Bakkafrost Scotland's strategy is to harvest three-quarters of its fish in H1 to avoid the mortality spikes of previous years. This year's mortality percentage is makred in orange.

“Preparations to execute the strategy were made in Q4 2023 during which Bakkafrost built up biomass and increased the size of fish in the water by improved biological control minimising harvest volumes,” wrote the company in its Q1 2024 report.

“Consequently in Q1 2024, the biological performance in Scotland has been good, harvest volumes increased significantly and average harvest weights as well. Like in the Faroes, sea lice levels are all-time low and the superior rates high, leading to good price achievement.

“In Q2 2024, Bakkafrost continues to follow the de-risking strategy, targeting a lower biomass at risk for Q3. Consequently, Bakkfrost expects harvest weights to reduce in the second half of Q3, as some sites might be harvested out earlier than normal and ahead of Q3.”

Fewer external smolts

Bakkafrost said its de-risking strategy for the Scottish operation also covers the freshwater operation.

“In order to address the biological risks, Bakkafrost made strategic adjustments to its short-term production plans and conducted a comprehensive risk assessment for all farming sites, including evaluating the feasibility of stocking and farming these sites using various strains, hatcheries, and smolt sizes,” it said in its report.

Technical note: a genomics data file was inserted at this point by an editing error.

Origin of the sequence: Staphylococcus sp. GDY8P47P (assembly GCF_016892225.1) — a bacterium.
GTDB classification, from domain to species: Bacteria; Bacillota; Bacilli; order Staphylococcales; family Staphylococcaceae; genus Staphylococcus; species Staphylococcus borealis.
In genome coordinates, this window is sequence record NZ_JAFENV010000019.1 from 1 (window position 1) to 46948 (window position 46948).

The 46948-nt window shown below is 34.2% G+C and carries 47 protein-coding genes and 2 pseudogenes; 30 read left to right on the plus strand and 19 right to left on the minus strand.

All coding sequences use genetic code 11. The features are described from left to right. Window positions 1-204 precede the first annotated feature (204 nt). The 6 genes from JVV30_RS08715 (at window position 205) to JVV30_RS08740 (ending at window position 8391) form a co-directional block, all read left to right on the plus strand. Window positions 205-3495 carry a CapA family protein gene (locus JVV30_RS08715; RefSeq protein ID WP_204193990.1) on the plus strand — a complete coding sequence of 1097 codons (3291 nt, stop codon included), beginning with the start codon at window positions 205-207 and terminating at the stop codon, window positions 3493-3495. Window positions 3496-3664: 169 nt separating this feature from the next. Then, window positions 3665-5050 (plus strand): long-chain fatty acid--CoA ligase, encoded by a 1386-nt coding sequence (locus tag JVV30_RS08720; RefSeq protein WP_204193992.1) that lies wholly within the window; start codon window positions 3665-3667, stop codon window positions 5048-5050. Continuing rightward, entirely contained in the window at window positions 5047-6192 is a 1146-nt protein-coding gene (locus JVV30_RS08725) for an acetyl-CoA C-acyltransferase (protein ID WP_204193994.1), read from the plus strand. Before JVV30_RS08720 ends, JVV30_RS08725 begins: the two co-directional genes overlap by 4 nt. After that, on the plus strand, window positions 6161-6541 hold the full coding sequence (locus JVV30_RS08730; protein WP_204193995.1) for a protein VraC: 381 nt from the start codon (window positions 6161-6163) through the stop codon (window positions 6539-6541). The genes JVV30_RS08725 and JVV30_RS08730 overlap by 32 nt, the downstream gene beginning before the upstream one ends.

“Based on this evaluation, Bakkafrost will prioritise and advance the utilisation of large, high-quality smolt from the Applecross hatchery over external sources. Consequently, Applecross will supply nearly all of the required smolt to the marine sites in 2024, focusing on delivering a well-controlled increase of the production of large high-quality smolt. Only by exception will smolts be sourced externally, if the size and quality of the smolt is sufficiently high.”

All smolts for Scotland

Applecross is expected to supply around 8 million smolts this year. The average weight is expected to increase during the year reaching 200g on average for Q4 2024. The average weight for the full year 2024 is expected to be around 165g.

Along with the expansion which had start-up issues, two further expansions are due to be completed at Applecross by the end of this year.

“Applecross will [then] be able to produce all smolts for Scotland at around 200-300g. As shown in the Faroe Islands, big and healthy smolt will face lower risks in the marine environment because of shorter production cycles in the sea and more robust salmon. In Q1 2024, the average weight of released smolt in Scotland was 121g, which is 9% higher than in Q1 2023,” wrote Bakkafrost.

When complete, Applecross will have the capacity to produce 7m smolts at 500g annually, and Bakkafrost plans a second Scottish large smolt facility at Farlie in Ayrshire which will produce 8m smolts at 500g to meet demand for expanded production (see below).  Bakkafrost also plans a new Scottish processing plant as part of its DKK 6.3 billion investment plan for 2024-2028.

Bakkafrost believes its significant investment in larger smolts and more treatment resources will enable it to produce 55,000 gutted weight tonnes in Scotland by 2028.